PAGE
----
If you're doing software development on a team, it's very likely that you're using git for version control. One common problem I've seen is that it's quite easy to end up with a messy history full of useless (and sometimes confusing) merge commits.
Working solo with a git project, it's pretty simple to develop something with a linear history that's easy to follow. Once you've got multiple team members working on feature branches concurrently things can get, well... ugly:
Usually this is caused by an excessive amount of merge commits. Unfortunately, GitHub encourages behaviors that lead to problems like this. You've probably seen this button before:
If you click this, GitHub will merge master into your feature branch resulting in a merge commit. When you ultimately merge the feature branch you'll end up with 2 merge commits:
This might seem ok since it marks when you synchronized your branch with the latest changes in master, but your repository's history will quickly become polluted with merge commits that have little value. But there's a better way, and it's called rebasing.
Instead of merging master into the feature branch, we can rebase our feature branch on master. What this means is that we can take our new commits on the branch and move them so they branch off of the HEAD of master rather than where we intially diverged. This makes much more sense if you visualize it. Here is our before state:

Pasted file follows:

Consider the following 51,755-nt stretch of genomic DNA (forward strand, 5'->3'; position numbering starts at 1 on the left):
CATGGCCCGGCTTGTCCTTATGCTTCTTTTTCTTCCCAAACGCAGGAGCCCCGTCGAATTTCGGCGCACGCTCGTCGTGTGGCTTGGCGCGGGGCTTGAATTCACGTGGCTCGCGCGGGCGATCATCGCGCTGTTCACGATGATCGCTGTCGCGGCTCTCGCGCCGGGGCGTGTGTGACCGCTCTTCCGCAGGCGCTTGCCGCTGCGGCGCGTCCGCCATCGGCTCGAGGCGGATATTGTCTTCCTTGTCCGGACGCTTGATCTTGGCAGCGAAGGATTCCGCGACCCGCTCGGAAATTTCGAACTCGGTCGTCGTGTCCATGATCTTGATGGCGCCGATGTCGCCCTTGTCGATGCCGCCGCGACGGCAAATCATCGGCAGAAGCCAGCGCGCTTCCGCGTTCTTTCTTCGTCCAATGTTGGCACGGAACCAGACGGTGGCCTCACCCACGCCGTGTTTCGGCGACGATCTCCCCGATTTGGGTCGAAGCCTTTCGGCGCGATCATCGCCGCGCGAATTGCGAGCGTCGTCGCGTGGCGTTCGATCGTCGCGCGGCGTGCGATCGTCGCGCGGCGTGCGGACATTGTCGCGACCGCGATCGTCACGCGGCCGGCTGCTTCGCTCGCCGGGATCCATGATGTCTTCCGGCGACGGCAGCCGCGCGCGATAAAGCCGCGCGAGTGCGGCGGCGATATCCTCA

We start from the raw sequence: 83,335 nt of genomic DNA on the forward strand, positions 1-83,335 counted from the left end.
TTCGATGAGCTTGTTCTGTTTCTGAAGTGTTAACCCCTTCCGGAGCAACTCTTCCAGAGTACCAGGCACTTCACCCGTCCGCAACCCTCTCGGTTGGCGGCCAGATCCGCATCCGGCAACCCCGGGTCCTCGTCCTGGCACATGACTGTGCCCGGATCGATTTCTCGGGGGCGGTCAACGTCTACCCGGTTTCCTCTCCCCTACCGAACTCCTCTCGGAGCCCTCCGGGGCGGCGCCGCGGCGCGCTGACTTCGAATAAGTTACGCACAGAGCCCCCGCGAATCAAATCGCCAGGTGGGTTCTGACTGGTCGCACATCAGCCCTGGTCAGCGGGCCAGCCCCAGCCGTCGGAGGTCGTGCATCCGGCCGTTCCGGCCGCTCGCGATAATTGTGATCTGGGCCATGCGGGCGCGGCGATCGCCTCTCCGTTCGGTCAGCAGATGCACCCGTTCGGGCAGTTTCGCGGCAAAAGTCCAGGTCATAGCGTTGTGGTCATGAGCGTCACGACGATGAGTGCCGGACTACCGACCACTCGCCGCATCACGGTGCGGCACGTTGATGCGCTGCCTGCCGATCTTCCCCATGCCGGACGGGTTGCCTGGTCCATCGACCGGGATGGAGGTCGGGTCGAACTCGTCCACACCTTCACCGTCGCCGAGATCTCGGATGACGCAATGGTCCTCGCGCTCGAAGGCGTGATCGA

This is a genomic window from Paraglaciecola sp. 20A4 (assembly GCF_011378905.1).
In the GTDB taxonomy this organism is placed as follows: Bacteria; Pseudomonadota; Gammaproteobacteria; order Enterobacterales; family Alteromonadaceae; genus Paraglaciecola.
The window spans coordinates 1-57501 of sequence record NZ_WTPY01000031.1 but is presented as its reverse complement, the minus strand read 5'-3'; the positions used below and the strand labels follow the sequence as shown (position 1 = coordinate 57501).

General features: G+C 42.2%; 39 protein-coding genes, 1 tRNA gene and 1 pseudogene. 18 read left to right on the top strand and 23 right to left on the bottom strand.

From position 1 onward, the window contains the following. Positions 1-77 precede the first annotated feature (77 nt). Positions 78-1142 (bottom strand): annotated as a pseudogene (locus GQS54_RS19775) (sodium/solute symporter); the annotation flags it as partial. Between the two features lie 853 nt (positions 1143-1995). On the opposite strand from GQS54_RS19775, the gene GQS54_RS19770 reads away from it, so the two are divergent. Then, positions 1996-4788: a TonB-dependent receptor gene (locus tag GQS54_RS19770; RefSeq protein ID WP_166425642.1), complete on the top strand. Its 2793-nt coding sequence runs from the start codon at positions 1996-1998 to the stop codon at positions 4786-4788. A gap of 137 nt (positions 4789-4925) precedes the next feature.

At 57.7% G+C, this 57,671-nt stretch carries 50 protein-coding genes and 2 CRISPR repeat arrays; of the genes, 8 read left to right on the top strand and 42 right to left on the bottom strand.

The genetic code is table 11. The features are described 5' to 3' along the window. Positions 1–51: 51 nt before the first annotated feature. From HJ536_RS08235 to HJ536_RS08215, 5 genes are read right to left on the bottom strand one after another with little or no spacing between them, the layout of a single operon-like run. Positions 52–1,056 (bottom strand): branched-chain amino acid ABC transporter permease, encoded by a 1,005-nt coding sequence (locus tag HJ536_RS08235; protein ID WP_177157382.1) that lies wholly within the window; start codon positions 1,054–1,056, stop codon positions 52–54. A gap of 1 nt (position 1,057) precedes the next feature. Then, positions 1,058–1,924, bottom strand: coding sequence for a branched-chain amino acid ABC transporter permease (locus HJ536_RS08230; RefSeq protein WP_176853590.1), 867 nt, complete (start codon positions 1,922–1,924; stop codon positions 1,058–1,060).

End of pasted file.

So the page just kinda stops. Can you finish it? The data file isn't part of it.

Once we have our feature branch checked out we can do the rebase by running
git rebase master. It's possible to run into a conflict when rebasing, for example when I attempt to rebase onto master I get this output:
There's a lot of information there, it's sometimes easier to run
git status to see what you need to do:
In this case, the changes to
HelloControllerSpec.kt were merged automatically, whereas
HelloController.kt has a conflict that we manually need to resolve. We can fix the conflict and then do a
git add src/main/kotlin/me/erikthered/HelloController.kt to stage the file. If you run
git status again, both files should be staged now. The next step is to run
git rebase --continue which continues to apply the remaining changes. Depending on how much your branch and master have diverged, you may have to fix conflicts several times. In our case though, no further conflicts are encountered and the rebase completes successfully.
Now if we run
tig we'll see things look slightly different:
Despite being on a separate branch, our history looks linear! This lets us do a fast-forward merge which basically means we won't have a merge commit. One caveat to doing git rebase is that you will need to force push your feature branch up to your remote repo (GitHub, GitLab, etc.), due to rebase causing our commit hashes to change.
GitHub's default merge behavior is to always create a merge commit, so not having one might not fit your current flow. Fortunately, git is very flexible and we can still force a merge commit if we want with
git merge --no-ff:
I hope this helps you maintain a cleaner git history for your projects.
I'm planning on writing a part 2 to this article going over interactive rebase, keep a look out!